A Crash Damages East Fairfield's Historic Covered Bridge | 802 Much | Seven Days | Vermont's Independent Voice

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A Crash Damages East Fairfield's Historic Covered Bridge

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The East Fairfield covered bridge in 2009 - COURTESY OF  STEVE BERGERON
  • Courtesy Of Steve Bergeron
  • The East Fairfield covered bridge in 2009

Here's a road hazard unique to Vermont.

A delivery driver got his truck stuck while navigating his way through an East Fairfield covered bridge, according to Vermont State Police.

Bridge Street near Route 36 was temporarily shut down last Thursday so Sticks & Stuff driver Michael Bevins could remove the 2007 Ford F-350, according to police. No one was injured; a Sticks & Stuff spokesman declined Seven Days' request for comment.

About 10 homes are located on the south side of the covered bridge, which spans Black Creek, according to Fairfield town clerk Amanda Forbes. Drivers can steer clear of the very Vermont-y landmark by using Mill Street, she said.

"He should have gone around to avoid the bridge," Forbes said of the wayward deliveryman. "It's not used as a main throughway."

In fact, the bridge was closed to vehicles from 1987 until 2009, when it underwent a major renovation, according to the Vermont Covered Bridge Society.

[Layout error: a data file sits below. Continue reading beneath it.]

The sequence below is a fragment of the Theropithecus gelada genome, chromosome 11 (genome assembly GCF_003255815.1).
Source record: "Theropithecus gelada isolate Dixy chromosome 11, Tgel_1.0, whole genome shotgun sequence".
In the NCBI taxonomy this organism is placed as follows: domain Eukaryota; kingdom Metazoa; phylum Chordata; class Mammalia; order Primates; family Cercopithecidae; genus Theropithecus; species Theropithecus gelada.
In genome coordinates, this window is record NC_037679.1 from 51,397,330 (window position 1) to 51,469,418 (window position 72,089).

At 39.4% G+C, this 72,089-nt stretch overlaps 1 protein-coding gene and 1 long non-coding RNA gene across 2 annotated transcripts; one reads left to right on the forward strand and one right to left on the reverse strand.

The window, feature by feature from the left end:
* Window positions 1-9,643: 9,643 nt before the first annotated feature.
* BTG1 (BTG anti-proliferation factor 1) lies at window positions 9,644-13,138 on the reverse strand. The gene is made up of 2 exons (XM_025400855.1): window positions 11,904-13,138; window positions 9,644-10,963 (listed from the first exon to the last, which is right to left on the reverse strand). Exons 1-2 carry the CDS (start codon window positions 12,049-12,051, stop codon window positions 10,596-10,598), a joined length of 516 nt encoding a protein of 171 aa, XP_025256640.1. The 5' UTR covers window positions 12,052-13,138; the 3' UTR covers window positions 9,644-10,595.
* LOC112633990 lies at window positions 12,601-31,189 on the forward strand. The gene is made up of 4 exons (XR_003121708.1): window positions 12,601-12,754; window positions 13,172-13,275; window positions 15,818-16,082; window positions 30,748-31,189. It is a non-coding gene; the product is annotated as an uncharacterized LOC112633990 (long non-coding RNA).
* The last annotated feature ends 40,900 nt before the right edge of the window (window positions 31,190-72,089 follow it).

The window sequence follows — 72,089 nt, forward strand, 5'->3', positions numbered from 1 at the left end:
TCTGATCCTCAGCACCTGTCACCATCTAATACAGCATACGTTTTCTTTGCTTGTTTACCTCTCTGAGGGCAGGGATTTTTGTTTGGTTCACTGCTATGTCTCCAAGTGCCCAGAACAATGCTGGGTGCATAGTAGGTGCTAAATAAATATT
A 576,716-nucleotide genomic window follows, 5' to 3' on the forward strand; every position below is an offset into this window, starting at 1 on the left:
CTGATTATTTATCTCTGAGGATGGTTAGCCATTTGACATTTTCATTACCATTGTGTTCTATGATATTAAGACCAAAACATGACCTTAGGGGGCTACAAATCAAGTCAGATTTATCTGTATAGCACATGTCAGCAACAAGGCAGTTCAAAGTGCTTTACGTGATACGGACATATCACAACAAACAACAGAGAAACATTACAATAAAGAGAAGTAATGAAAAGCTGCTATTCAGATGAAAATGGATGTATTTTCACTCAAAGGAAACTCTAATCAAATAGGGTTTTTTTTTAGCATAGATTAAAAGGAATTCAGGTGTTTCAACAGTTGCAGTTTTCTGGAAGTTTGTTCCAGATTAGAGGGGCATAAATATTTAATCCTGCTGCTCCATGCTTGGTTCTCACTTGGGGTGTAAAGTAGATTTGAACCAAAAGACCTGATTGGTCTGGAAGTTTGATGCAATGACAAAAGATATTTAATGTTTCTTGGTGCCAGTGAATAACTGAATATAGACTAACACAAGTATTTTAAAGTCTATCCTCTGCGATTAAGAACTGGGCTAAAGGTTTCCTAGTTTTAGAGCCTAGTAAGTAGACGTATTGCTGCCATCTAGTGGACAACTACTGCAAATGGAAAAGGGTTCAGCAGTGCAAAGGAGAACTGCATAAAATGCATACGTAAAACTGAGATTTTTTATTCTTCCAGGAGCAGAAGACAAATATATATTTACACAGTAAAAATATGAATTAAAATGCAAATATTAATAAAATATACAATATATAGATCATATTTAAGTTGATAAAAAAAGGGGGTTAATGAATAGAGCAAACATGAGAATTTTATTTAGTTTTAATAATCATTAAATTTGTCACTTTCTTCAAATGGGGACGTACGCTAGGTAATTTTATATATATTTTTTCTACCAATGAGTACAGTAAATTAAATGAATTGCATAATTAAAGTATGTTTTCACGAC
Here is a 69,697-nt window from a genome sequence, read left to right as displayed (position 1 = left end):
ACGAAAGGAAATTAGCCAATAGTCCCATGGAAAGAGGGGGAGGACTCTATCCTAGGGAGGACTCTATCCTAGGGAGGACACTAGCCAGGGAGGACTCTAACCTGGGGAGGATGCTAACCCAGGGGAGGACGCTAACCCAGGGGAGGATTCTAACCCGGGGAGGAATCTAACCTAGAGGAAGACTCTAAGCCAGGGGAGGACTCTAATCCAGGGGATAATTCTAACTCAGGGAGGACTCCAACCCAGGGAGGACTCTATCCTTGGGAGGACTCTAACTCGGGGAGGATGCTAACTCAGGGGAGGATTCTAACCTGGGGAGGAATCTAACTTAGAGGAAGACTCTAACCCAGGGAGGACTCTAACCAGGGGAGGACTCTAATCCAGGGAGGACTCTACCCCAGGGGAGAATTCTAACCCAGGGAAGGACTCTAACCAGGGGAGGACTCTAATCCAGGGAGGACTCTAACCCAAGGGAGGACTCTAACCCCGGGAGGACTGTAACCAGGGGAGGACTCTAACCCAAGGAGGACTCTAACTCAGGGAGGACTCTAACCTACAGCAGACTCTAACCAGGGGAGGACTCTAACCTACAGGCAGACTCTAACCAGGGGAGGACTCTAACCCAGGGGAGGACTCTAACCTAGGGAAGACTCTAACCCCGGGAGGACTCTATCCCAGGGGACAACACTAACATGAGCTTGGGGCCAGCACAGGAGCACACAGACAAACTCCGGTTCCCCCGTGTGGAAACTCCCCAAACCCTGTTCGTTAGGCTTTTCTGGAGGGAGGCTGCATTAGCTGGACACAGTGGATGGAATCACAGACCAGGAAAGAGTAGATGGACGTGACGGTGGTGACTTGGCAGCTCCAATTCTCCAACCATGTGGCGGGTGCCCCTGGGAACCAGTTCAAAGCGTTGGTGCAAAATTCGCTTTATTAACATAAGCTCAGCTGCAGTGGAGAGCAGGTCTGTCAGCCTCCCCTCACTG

"Original fabric remaining in the bridge are chiefly in the trusses, floor beams and joists," the group wrote when the span reopened. "The bridge once featured several stenciled advertisements and some posters — few of these are retained."

Built in 1865, the 68-foot queen post truss bridge is listed on the National Register of Historic Places, thanks in part to Vermont historian Hugh Henry, who wrote in his 1974 application: "The covered bridges of Vermont are among its most cherished and symbolic historic resources."

Landmark lovers such as Henry can breathe a sigh of relief: The crash only knocked out some boards, but the bridge is still open, according to Forbes. The town is getting an estimate for repairs, she added.

"There's not a lot of damage, so we're happy about that," Forbes said.


The original print version of this article was headlined "A Bridge Too Narrow"

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